Mayor Cantrell and Juvenile Court Judges exchange pointed letters over social services for juvenile offenders

Mayor Questions for Judges

NEW ORLEANS, La. (WVUE) - “It was just in the spirit of collaboration and of encouragement because we didn’t create these programs just because,” Mayor Latoya Cantrell said.

Mayor Latoya Cantrell sent a letter to Chief Juvenile Court Judge Candice Anderson last week. The letter details intervention program programs that the Cantrell Administration says it created but doesn’t believe they’re being used as often as they should.

“It was just speaking about programs that are in place that are not being fully utilized, that are created for that reason, so we’re doing the work and we want to make sure that the services are provided are being taken advantaged of,” Mayor Latoya Cantrell said.

The letter stated, ‘The Evening Reporting Center’ launched in December 2019 and there are nine youths participating in the program with a total capacity of 15.’

“Boys Town Louisiana is another program that will take boys and girls and provide them not only with housing but again resources to support them and to move them through the system,” Mayor Latoya Cantrell said.

Juvenile Court Judge Candice Anderson fired off a letter back to Mayor Cantrell saying judges are using the programs, but that the programs must fit the juvenile offender.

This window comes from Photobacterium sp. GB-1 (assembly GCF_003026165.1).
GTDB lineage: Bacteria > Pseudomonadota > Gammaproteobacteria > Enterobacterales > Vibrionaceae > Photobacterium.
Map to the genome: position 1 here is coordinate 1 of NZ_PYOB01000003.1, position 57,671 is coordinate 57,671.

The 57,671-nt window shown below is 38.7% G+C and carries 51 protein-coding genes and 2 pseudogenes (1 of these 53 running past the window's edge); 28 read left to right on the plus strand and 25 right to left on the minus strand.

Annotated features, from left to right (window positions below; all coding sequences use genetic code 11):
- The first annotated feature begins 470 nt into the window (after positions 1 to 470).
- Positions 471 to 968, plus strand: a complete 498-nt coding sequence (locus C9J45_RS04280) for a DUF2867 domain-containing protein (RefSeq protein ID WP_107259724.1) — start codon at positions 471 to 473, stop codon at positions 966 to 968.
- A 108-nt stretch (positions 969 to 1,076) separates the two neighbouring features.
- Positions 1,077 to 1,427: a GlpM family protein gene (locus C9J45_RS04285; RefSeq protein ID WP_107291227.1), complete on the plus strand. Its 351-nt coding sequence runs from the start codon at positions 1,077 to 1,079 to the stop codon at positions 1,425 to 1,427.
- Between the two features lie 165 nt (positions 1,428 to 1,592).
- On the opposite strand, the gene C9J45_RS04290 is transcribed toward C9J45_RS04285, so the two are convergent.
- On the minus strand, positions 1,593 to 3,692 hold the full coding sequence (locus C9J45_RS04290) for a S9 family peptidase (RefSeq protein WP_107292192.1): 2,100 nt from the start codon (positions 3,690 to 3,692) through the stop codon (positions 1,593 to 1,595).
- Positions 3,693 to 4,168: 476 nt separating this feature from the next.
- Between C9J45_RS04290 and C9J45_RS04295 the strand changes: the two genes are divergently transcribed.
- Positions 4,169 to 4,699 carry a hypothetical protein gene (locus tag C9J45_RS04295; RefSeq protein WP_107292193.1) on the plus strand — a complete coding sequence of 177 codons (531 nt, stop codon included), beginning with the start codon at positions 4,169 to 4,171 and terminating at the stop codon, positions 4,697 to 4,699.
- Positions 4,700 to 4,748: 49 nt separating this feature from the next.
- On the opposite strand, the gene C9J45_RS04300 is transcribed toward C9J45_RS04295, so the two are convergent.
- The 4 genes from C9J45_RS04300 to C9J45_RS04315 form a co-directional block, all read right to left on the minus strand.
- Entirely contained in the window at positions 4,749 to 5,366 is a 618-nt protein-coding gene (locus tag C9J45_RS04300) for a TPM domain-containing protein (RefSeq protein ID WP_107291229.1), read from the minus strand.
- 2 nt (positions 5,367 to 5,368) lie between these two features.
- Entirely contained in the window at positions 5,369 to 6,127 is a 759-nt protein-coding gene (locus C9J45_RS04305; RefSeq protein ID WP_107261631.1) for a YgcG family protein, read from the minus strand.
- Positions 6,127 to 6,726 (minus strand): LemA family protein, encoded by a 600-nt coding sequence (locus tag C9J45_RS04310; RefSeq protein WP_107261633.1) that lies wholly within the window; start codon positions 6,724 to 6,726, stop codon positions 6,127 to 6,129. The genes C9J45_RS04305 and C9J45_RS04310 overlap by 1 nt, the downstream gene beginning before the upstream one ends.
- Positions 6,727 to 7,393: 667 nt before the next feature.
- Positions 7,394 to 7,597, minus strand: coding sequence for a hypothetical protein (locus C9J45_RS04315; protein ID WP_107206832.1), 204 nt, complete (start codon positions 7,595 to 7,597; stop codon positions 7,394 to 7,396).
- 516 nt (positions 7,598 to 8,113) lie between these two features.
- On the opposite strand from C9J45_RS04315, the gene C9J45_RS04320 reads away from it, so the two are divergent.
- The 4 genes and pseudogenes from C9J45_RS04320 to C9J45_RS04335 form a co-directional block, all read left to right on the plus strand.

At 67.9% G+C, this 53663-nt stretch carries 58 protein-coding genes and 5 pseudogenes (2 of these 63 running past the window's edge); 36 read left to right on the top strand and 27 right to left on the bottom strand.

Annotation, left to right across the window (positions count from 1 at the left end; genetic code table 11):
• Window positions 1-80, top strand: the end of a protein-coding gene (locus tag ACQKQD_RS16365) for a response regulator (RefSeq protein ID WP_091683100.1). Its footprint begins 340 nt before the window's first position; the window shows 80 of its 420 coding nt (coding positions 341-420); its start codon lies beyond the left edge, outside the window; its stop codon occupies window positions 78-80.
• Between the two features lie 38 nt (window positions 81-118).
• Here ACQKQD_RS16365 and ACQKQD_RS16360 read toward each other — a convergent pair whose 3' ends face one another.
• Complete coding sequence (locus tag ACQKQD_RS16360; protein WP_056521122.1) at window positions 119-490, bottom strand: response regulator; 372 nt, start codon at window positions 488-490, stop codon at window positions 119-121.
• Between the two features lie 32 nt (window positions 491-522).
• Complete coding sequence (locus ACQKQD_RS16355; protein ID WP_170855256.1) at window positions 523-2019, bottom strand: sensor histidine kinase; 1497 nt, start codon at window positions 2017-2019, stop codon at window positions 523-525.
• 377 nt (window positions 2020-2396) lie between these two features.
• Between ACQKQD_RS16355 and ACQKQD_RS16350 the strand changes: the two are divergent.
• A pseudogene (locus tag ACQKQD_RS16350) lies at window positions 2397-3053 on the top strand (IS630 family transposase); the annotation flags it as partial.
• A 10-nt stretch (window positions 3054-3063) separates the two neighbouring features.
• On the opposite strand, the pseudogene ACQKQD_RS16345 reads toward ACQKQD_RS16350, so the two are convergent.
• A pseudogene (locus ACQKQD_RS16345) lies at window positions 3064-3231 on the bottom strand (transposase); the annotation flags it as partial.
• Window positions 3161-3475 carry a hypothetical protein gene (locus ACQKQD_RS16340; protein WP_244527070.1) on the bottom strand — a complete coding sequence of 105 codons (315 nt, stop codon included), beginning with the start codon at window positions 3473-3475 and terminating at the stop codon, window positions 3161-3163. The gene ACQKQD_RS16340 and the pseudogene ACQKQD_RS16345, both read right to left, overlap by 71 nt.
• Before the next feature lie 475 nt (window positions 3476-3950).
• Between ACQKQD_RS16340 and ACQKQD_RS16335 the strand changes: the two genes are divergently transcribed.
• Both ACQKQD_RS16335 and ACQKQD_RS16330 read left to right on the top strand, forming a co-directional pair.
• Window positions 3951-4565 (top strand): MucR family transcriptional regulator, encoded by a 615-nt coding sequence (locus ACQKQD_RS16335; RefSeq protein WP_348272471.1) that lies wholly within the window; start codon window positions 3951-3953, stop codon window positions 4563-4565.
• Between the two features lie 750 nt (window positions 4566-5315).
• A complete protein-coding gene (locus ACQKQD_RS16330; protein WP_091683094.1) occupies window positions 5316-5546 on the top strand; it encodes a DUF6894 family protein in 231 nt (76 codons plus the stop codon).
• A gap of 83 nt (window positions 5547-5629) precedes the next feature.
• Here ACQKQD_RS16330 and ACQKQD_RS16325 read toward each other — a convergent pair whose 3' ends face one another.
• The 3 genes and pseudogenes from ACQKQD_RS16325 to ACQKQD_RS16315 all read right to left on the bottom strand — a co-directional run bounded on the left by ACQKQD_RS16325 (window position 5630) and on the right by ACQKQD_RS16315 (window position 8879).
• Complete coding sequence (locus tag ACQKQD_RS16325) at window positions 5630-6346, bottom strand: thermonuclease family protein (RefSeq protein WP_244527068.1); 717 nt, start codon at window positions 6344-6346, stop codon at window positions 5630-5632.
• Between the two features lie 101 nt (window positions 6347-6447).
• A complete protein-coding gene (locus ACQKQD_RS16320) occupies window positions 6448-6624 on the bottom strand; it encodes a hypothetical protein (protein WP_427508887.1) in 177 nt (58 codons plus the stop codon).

Anderson’s letter states, ‘The research is clear. Placing youth and families in ill-suited programming can have the same detrimental effects as detention.’

The Mayor’s letter also addressed scheduling at court.

“We were told that court wasn’t happening on Friday and that was something that was documented. I just wanted to encourage and we want court to again operate five days a week,” Mayor Latoya Cantrell said

Judge Anderson, though, says that isn’t true. She says the court sets hearing and trials along with other matters on Friday, but she says it’s difficult because the new court building only has 4 courtrooms with 5 judges. The Mayor says the letter was sent to simply encourage the judges to be as efficient as possible and utilize all programs.

“Then when you hear the complaining from residents and from the community saying we need more programs, and we’re saying we have programs but we need to ensure the system is working across the board,” Mayor Latoya Cantrell said.

The Judges also pointed out in their letter that after implementing police to hold any arrested youth with current open charges, there was a decrease in car break-ins.

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